Tourism firms seek supply-side initiatives
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Tourism firms seek supply-side initiatives

State praised for stimulating demand

Tourists take snaps at the entrance to Wat Phra That Doi Suthep in Chiang Mai province. Mr Srettha said the government still does not have a plan to implement the collection of a tourism fee. (Photo: Narumon Kasemsuk)
Tourists take snaps at the entrance to Wat Phra That Doi Suthep in Chiang Mai province. Mr Srettha said the government still does not have a plan to implement the collection of a tourism fee. (Photo: Narumon Kasemsuk)

The private sector has collectively called for attention to be paid to tourism's supply side after the prime minister insisted on refraining from the collection of a 300-baht tourism fee from foreign tourists, which was meant to be used to set up a tourism development fund.

"The government's performance over the past eight months would rate as 10 out of 10 for stimulating tourism demand, mainly attributed to visa policies. But for more critical problems related to Thai tourism, such as inferior supply development, we're not able to give them any score as nothing has been done to help resolve the problem," said Chamnan Srisawat, president of the Tourism Council of Thailand (TCT).

Speaking at the opening of the northern tourism cluster in Chiang Mai, Prime Minister Srettha Thavisin said the government still does not have a plan to implement collection of the tourism fee.

Mr Srettha said the government would like to attract more tourists while encouraging them to spend more money. The receipts generated by additional spending would generate greater benefit than the revenue generated by the imposition of a tourism fee, he noted.

With the tourism tax seemingly put on hold, there is no dedicated financial resource for tourism development. Mr Srettha said the government would allocate a budget to the Tourism and Sports Ministry for project proposals to stimulate tourism income.

Mr Chamnan said the number of tourists visting the country this year would definitely reach 35 million, but it would be difficult to improve the whole customer experience and see any improvement in spending without any proper plans.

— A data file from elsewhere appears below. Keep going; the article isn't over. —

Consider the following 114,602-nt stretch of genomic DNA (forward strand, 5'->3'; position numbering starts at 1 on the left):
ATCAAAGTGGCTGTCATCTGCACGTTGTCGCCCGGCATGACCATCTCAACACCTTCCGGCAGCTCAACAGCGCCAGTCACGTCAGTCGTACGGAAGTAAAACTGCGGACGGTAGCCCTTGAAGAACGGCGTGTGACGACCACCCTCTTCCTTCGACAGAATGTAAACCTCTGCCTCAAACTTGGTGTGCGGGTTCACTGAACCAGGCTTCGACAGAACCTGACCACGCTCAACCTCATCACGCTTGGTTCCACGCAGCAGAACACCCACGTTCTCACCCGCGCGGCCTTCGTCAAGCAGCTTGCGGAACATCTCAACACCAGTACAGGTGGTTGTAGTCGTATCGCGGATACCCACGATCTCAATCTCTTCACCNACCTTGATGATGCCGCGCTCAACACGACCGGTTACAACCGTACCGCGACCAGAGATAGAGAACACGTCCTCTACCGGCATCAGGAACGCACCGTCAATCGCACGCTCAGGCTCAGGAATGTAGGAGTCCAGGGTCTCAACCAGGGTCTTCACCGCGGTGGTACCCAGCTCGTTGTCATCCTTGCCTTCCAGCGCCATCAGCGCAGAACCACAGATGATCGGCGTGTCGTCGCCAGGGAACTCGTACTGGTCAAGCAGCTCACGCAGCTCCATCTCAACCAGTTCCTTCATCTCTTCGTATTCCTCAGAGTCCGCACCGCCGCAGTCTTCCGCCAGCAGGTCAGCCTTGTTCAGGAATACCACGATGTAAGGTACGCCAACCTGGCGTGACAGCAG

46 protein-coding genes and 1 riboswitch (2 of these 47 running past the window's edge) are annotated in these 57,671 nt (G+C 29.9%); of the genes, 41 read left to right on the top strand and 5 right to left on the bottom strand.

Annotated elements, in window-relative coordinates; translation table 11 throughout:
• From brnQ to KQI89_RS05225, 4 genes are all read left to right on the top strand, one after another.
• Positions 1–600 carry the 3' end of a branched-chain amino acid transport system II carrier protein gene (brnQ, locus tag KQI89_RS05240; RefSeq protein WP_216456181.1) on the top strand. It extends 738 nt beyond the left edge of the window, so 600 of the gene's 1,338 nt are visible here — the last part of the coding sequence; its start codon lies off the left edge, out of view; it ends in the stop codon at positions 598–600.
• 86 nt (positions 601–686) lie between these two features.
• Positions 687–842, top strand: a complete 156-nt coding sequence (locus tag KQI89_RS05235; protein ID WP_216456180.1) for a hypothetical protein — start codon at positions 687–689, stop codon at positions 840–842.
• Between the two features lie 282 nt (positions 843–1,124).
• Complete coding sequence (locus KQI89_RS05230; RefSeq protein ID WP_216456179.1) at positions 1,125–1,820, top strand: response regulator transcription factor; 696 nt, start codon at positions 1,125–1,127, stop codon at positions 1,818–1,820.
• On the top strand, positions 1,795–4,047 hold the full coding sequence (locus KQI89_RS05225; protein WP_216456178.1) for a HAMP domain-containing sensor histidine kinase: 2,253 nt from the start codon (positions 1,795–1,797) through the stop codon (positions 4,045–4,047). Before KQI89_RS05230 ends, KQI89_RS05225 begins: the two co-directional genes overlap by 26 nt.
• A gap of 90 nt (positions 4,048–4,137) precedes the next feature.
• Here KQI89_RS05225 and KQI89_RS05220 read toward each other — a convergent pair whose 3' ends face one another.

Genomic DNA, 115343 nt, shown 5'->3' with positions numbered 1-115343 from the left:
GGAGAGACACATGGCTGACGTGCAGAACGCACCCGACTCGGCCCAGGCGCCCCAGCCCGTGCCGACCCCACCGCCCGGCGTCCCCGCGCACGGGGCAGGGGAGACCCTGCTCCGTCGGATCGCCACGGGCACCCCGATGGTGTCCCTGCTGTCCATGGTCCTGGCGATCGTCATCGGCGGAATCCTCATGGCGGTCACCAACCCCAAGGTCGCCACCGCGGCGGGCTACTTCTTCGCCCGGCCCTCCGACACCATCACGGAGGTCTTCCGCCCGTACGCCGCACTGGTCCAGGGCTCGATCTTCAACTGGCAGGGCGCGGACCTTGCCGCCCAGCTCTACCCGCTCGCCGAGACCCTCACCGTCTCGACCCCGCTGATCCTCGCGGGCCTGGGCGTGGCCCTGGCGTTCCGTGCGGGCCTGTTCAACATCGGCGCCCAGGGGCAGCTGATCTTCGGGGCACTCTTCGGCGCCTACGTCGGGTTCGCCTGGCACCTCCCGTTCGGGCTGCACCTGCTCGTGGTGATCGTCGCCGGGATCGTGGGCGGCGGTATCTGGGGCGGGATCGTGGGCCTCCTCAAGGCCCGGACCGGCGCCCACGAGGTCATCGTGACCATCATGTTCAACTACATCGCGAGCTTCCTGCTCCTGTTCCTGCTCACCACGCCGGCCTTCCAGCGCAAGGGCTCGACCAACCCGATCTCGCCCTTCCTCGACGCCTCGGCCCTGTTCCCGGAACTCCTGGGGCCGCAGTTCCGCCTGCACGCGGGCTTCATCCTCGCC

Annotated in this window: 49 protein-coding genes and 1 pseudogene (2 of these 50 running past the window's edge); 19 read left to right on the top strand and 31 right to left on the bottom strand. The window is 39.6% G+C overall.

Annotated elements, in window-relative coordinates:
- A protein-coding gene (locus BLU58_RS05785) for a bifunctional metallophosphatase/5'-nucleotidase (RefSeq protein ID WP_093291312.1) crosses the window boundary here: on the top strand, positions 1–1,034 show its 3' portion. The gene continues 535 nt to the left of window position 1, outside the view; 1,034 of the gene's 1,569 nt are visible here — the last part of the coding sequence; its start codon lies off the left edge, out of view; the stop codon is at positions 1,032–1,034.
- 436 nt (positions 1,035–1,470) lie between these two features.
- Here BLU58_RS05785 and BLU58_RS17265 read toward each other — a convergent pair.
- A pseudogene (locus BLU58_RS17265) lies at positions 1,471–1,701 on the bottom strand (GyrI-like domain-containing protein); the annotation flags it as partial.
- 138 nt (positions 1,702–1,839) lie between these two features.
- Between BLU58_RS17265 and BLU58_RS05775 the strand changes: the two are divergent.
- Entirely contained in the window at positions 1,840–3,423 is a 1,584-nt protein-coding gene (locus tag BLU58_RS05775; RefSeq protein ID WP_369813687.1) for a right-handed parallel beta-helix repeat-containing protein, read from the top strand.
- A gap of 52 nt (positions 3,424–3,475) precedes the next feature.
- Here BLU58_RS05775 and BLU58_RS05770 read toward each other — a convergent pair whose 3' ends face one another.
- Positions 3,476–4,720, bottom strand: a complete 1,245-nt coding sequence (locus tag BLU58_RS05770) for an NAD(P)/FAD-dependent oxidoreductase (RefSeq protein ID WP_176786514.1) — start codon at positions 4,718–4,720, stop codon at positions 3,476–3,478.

"It's regrettable to hear that the tourism fund won't be set up due to the postponement of the fee collection. We don't have any concerns with regard to volume, but poor tourism experiences and a lack of attractiveness are the key points," he said.

Mr Chamnan said if the country could not initiate a development fund, it wouldn't be able to improve tourism-related infrastructure or develop new tourism products like other countries that are consistently building new tourism attractions to stimulate both the domestic and foreign markets to spend money in the country. He referred to China and Vietnam, which have successfully created new man-made attractions aimed at attracting more tourists.

As revenue from tourism in the first five months of this year had only reached 830 billion baht, whereas the government would like to earn 3.5 trillion baht by the end of 2024, Mr Chamnan said the situation had already proven that the country still lacks new tourism products and convenient infrastructure that would facilitate tourists during the time they spend in the country.

He said the TCT would like to see the government initiate five large man-made projects in five regions to generate tourism revenue for a greater number of destinations, particularly in the second-tier provinces that the government is already actively promoting.

Mr Chamnan said tour operators would be willing to help combine these new destinations within tour packages. If the new attractions became popular among tour groups, it would be more feasible to target independent travellers in the next stage.

Meanwhile, the Federation of Thai Tourism Associations (Fetta) also asked for urgent tourism development in five areas, which are included in a white paper that Fetta would soon submit to the government.

Sisdivachr Cheewarattanaporn, president of the Association of Thai Travel Agents, which is part of Fetta, said one of the key policies is to elevate supply development to the same level or a higher level than the demand side.

Both the current and previous administrations always prioritise stimulating demand through marketing campaigns and set key performance indicators (KPIs) that are focused on the number of tourist arrivals rather than focusing on improving the supply side, he said.

Referring to it as an "unbalanced" policy, he said this policy had resulted in unsustainable economic, social and environmental development as the influx of tourists was concentrated on a few specific areas, while second-tier cities still faced problems concerning connectivity and inferior infrastructure. This meant they were unable to attract tourists in the long run, he added.

Fetta agreed that the tourism authorities should set new KPIs, which should also prioritise supply development and improvement, such as safety standards for tourists and standards regarding environmental impacts in each area.

The white paper also suggested establishing a Thailand tourism carrier capacity blueprint, which public and private sectors and academia have called to be set up in guiding the direction of tourism development.

Mr Sisdivachr said the tourism fund, which would be set up once the collection of a tourism fee has been implemented, should dedicate 100 baht per head to specifically cater to sustainable tourism development and crisis management in case an unexpected event occurs in the future.

"We already scored very low on the Travel & Tourism Development Index compared with other leading tourism countries in Southeast Asia," he said.

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